The Football and Sex Weekend Preview Ã¢ÂÂ Round 7
"In Argentina, people only talk about football and sex," says Argentinos Juniors coach Claudo Ã¢ÂÂBichiÃ¢ÂÂ Borghi.
"And they think they are good at it."
"Good at it" could refer to their ability to talk about it. It could also refer to having a flair for one, the other or indeed both of the worldÃ¢ÂÂs two favoured pastimes (whether enjoyed as participant or viewer).
BichiÃ¢ÂÂs statement is open to interpretation, but given that this blog is freely available on the web, Argie Bargy will refrain from commenting for the sake of maintaining a number of valued friendships.
Bichi Borghi is something of a legend. He was the leader of the mid-80s Argentinos Juniors team that won league titles, the Libertadores, and came within a whisker of beating Platini and LaudrupÃ¢ÂÂs Juventus in the Intercontinental Cup.
Bichi claimed he was useless with his left foot, which is why he became known for the rabona Ã¢ÂÂ kicking the ball by wrapping your favoured foot behind the weaker one Ã¢ÂÂ a move which he perfected to the extent that one journalist wrote he deserved the copyright.
He was the first Ã¢ÂÂnext Maradona,Ã¢ÂÂ "until they realised it was never going to happen," as he himself admits.
Arrigo Sacchi's AC Milan could have been built around Van Basten, Gullit and Borghi, only some Dutch guy called Frank got in the way.
"I tell my players I wasnÃ¢ÂÂt a bad footballer," he says, "but I know they look at me, see a fat guy, and donÃ¢ÂÂt believe me."
To complete the picture, he is a Mormon.
Anyway, BorghiÃ¢ÂÂs comment about football and sex this week was particularly appropriate, given the timing: summer's just around the corner.
That means lots of things. Months of perfect afternoons for coronary-inducing asados. The countryÃ¢ÂÂs buses turn into mobile saunas. Pasty white-legged gringos traipse around Buenos Aires looking for a couple dancing the tango.
And Argentines discuss just two things, only more excitedly than normal.
The men donÃ¢ÂÂt stop talking about how many stunning chicas there are around, while the chicas do their best to make sure that the men donÃ¢ÂÂt stop talking about them.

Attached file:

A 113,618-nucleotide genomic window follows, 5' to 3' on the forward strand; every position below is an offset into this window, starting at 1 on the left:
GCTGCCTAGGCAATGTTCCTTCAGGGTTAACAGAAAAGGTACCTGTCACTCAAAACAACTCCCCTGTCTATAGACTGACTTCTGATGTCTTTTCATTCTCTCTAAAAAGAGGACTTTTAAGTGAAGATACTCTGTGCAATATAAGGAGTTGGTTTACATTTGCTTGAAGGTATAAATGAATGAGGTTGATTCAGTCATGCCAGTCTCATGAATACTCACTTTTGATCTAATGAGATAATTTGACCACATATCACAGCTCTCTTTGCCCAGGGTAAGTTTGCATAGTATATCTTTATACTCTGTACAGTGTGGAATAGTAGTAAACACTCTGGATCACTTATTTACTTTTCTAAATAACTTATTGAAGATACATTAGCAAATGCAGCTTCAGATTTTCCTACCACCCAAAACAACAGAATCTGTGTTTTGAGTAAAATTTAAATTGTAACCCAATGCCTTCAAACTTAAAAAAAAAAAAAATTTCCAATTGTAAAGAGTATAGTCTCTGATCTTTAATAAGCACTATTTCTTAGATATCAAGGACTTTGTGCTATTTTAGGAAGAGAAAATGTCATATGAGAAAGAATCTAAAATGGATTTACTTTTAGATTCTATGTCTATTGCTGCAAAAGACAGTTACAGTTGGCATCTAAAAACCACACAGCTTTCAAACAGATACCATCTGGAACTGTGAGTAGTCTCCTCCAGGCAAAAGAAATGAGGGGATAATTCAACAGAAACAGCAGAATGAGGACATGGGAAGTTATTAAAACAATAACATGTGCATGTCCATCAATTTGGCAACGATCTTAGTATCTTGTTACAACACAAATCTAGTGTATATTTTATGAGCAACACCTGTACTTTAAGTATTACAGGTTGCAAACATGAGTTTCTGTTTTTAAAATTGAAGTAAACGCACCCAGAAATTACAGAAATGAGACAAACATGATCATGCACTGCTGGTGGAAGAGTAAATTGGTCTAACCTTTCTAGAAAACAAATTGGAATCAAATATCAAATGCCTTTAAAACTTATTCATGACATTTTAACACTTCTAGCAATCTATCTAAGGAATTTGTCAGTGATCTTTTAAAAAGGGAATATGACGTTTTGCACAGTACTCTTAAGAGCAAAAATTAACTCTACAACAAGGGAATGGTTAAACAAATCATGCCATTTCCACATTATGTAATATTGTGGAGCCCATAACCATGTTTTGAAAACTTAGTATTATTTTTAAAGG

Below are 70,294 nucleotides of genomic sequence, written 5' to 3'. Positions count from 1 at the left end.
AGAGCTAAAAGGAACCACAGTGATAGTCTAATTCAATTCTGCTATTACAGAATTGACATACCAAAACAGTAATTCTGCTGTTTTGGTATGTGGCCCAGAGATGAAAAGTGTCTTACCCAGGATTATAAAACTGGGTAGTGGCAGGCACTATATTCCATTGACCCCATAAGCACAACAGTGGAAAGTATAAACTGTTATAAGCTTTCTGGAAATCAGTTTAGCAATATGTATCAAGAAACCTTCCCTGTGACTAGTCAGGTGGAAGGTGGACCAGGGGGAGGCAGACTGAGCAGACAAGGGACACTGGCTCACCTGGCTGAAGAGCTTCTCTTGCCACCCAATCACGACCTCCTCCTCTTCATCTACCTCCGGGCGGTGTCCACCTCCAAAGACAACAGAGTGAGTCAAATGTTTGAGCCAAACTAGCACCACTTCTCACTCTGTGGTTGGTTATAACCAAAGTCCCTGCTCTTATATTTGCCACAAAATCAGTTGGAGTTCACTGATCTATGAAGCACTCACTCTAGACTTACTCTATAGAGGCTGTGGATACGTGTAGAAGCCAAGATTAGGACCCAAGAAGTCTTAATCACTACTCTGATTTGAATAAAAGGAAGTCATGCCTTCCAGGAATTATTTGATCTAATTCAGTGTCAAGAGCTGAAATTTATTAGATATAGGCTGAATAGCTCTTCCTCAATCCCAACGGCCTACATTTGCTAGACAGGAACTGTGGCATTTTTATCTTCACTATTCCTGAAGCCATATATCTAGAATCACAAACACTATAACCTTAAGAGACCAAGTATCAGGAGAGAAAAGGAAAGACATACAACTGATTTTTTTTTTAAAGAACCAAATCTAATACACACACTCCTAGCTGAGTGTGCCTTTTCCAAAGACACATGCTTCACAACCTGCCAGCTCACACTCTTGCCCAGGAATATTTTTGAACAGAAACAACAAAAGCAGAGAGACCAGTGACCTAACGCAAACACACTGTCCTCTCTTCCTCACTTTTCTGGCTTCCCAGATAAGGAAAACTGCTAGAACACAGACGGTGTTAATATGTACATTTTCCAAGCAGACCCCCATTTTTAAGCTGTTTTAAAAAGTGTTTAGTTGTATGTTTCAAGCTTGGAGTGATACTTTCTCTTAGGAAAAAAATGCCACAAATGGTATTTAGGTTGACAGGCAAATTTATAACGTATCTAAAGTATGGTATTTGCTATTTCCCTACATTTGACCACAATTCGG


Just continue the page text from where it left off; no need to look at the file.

And then thereÃ¢ÂÂs football.
We are in the FÃÂºtbol Para Todos era, after all, so football is free and available for all to enjoy. But then, summerÃ¢ÂÂs coming. Matches canÃ¢ÂÂt be played in the heat, so kick-off times have to be later.
So far so good, but here comes the problem.
In most other countries, games would simply be played at the same time. But FÃÂºtbol Para Todos means what it says Ã¢ÂÂ football for everyone Ã¢ÂÂ and if everyone is going to watch games free on TV, you canÃ¢ÂÂt have two matches at the same time.
As a result, in two or maybe three weeks (depending on decisions made by the suits), Argie BargyÃ¢ÂÂs Ã¢ÂÂweekend previewÂÃ¢ÂÂ will become more of a Ã¢ÂÂmini-break preview.Ã¢ÂÂ
Games will be played from Friday night through to Monday night.
While we consider the implications of four days of top flight football every week, letÃ¢ÂÂs stick with the here and now.
The Big Two are up against it. The fixtures involving these two sides this weekend would usually look like potential classics, but such is the crisis at River Plate and Boca Juniors that they are simply damage limitation exercises.
River are away to a San Lorenzo side on the back of a nine without defeat. Boca, meanwhile, host VÃÂ©lez, with Juan RomÃÂ¡n Riquelme 70 percent fit Ã¢ÂÂ at best Ã¢ÂÂ going into the game.
Acts of God notwithstanding, the smart money is on another week of crisis for both.
The game of the weekend, then, promises to be at the Diego Armando Maradona Stadium.
League leaders Estudiantes take on an unbeaten Argentinos Juniors side, and if Bichi Borghi can convince his men to forget about procreation and focus on football for a full 90 minutes, it should be a classic.
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